This means communicants make their communions. Next January the Clergy are under canonical obedience to transfer from the list of active communicants in good standing all those persons who have not made their communions at least three times during this year. These names will not he removed from the register. They will remain on the list of confirmed persons, but communicants will be limited to those who communicate. Confirmed persons, who are not under any canonical discipline, may at any time re-establish their Communicant standing by indicating their desire to do so to their pastor. In other words, the distinction between communicants and confirmed persons is the members own making.

During the year one new Mission has been organized and one Mission has been closed. We rejoice in the following construction achievements in the Diocese—a Parish House at Christ Church Mission, Cordele; an educational building at Calvary Parish, Americus; a Parish House at St. Andrew’s Mission, Douglas; an educational building at Christ Church Parish, Frederica; renovations of Parish House and Church at Grace Parish, Waycross; a Parish House and a Vicarage at St. Augustine’s Mission, Augusta. A significant field of work has been opened at Emory University in Atlanta. There we have established a full time chaplaincy with the consent of the Bishop of Atlanta and the financial assistance of the National Church through its Division of College Work, and the Diocese of Atlanta.

The Chaplain is canonically resident in this Diocese and we hope will eventually be completely supported by the Budget of this Diocese as the National Church and the Diocese of Atlanta gradually withdraw their appropriations. We have for some years been contributing generally to the support of the Church’s work in the large universities of the State (Georgia Tech, Atlanta University, University of Georgia) which are within the jurisdiction of the Diocese of Atlanta but in which such large percentages of students are registered from this Diocese. The present arrangement of concentrating our efforts on one piece of work with the leadership of our own priest, we believe will be a more effective use of our resources and more dramatic fulfillment of our responsibility for the mission of the Church to the university field. In the meantime, we continue to minister to the smaller college communities within this jurisdiction through the clergy and people of Calvary, Americus; St. Andrew’s, Douglas; Trinity, Cochran; Trinity, Statesboro; Christ Church, Valdosta; St. Matthew’s, Savannah; Good Shepherd, Augusta; St. Paul’s, Savannah; and St. Anne’s, Tifton. It is important to consider, as soon as it is financially possible, the establishment of an institutional chaplaincy in the city of Augusta with special attention to the Medical College there. We are being asked to consider work at the College and there is scarcely a more urgent need within the Diocese for the pastoral and teaching ministry of the Church.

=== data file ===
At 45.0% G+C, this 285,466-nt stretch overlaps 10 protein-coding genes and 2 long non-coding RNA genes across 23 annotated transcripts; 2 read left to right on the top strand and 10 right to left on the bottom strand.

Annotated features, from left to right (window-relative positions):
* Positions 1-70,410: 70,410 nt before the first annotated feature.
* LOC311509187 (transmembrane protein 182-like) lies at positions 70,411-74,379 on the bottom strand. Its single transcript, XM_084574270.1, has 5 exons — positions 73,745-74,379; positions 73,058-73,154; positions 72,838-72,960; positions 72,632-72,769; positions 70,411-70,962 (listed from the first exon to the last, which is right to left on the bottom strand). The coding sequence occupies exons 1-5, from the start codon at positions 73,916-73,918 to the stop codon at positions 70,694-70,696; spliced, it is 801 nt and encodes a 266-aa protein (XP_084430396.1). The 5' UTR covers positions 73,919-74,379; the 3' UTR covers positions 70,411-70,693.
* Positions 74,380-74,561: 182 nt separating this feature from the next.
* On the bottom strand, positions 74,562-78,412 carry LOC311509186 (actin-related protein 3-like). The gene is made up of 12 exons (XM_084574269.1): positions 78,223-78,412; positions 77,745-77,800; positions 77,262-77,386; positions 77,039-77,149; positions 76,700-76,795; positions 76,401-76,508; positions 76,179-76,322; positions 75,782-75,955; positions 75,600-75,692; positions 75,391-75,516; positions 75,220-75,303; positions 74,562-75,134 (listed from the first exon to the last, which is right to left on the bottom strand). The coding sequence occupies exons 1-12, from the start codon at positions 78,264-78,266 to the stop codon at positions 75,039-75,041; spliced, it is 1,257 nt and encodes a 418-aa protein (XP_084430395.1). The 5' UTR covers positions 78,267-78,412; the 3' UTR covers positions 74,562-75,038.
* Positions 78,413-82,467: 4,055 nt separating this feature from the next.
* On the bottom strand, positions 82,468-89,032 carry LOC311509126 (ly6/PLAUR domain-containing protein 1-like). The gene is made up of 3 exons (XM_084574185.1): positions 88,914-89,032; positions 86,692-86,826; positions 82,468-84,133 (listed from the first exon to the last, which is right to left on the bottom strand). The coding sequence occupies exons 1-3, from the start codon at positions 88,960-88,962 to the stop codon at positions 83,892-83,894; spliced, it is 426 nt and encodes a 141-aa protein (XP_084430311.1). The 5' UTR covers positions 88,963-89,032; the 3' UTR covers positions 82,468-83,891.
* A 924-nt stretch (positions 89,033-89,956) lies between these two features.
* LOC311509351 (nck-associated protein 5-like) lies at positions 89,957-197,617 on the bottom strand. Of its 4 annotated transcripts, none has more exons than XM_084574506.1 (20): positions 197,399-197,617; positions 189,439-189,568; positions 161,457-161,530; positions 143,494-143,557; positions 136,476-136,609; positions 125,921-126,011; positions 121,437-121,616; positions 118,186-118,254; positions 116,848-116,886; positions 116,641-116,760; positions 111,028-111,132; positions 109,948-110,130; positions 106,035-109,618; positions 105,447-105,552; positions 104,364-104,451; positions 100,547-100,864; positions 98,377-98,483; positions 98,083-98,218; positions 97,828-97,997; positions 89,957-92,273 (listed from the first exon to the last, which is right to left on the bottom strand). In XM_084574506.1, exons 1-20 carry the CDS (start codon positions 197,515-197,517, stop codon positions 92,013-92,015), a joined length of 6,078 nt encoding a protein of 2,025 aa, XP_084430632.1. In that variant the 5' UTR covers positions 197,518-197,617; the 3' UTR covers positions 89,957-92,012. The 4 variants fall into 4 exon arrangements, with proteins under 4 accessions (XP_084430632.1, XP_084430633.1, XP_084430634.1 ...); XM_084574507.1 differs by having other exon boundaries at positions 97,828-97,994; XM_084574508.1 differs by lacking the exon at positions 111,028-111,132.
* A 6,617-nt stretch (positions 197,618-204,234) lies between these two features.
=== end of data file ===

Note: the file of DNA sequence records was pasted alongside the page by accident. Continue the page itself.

Another important development during the year, for which we are very thankful, has been the establishment of the Augusta House of the Order of St. Helena. The work and influence of the Sisters in a few short months has become known from Thomson to Thomasville, from Dawson to Darien. With only three Sisters in residence and in less than seven months time, the Sisters are appreciated and sought after not only for appointments for work in congregations but by a steady stream of visitors to the Convent. This is the Lord’s doing and it is marvelous in our eyes.” In this day when there are many contemporary Church problems—canonically, ecumenically, liturgically, and the like—it is refreshing to observe a response on the part of so many of our people to the working of the Holy Spirit in a Religious Community. We are grateful to the Sisters for their presence in our midst and the reminder thereby of the spiritual vitality of the Church and of our basic vocation. We look forward to the development of the Augusta House and to the time when we can assist them build, on property of their own, the facilities which they need for the work of a Convent in this Province.

Today the whole world is in a process of rapid change. Old landmarks are disappearing, old traditions and standards are vanishing. Only eternal things remain unchanged. In the midst of this flux the eternal Gospel stands out more clearly against the rapidly shifting world scene. God sent Jesus Christ to His whole world and God sends us in Christ to no less than the whole world. Two great gatherings of the Church this past year have underscored this Gospel and what it means for us today. The General Convention met in Detroit and called the Church to oppose Marxian Communism as a gospel of godless materialism by greater dedication of ourselves to the teaching of the Gospel of Jesus Christ to all the world, and by showing to the world the example of a better way. The Convention warned us against those who would divide us in our loyalty to the Mission of the Church or those who would seek to limit our Christian witness in human affairs.